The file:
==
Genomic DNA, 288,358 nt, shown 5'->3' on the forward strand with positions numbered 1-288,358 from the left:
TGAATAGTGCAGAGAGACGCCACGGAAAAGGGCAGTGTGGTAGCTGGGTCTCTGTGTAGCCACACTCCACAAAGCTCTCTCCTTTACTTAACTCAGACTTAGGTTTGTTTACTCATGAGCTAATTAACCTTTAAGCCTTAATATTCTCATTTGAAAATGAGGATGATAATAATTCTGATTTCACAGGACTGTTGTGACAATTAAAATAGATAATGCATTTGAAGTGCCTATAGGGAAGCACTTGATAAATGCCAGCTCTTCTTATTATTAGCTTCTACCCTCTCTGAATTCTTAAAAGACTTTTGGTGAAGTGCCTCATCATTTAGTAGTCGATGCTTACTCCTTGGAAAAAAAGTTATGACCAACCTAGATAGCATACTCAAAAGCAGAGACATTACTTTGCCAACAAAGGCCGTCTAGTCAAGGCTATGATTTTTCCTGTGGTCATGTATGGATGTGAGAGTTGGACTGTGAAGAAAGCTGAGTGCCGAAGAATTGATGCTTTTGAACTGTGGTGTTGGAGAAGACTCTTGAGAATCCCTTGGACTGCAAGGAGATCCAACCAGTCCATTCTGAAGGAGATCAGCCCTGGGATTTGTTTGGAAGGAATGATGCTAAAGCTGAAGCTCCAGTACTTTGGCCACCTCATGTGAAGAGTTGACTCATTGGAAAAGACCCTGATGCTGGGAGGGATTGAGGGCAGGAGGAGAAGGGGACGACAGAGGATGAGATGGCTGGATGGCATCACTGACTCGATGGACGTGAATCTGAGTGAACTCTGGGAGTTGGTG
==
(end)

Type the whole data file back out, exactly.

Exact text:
Genomic DNA, 288,358 nt, shown 5'->3' on the forward strand with positions numbered 1-288,358 from the left:
TGAATAGTGCAGAGAGACGCCACGGAAAAGGGCAGTGTGGTAGCTGGGTCTCTGTGTAGCCACACTCCACAAAGCTCTCTCCTTTACTTAACTCAGACTTAGGTTTGTTTACTCATGAGCTAATTAACCTTTAAGCCTTAATATTCTCATTTGAAAATGAGGATGATAATAATTCTGATTTCACAGGACTGTTGTGACAATTAAAATAGATAATGCATTTGAAGTGCCTATAGGGAAGCACTTGATAAATGCCAGCTCTTCTTATTATTAGCTTCTACCCTCTCTGAATTCTTAAAAGACTTTTGGTGAAGTGCCTCATCATTTAGTAGTCGATGCTTACTCCTTGGAAAAAAAGTTATGACCAACCTAGATAGCATACTCAAAAGCAGAGACATTACTTTGCCAACAAAGGCCGTCTAGTCAAGGCTATGATTTTTCCTGTGGTCATGTATGGATGTGAGAGTTGGACTGTGAAGAAAGCTGAGTGCCGAAGAATTGATGCTTTTGAACTGTGGTGTTGGAGAAGACTCTTGAGAATCCCTTGGACTGCAAGGAGATCCAACCAGTCCATTCTGAAGGAGATCAGCCCTGGGATTTGTTTGGAAGGAATGATGCTAAAGCTGAAGCTCCAGTACTTTGGCCACCTCATGTGAAGAGTTGACTCATTGGAAAAGACCCTGATGCTGGGAGGGATTGAGGGCAGGAGGAGAAGGGGACGACAGAGGATGAGATGGCTGGATGGCATCACTGACTCGATGGACGTGAATCTGAGTGAACTCTGGGAGTTGGTG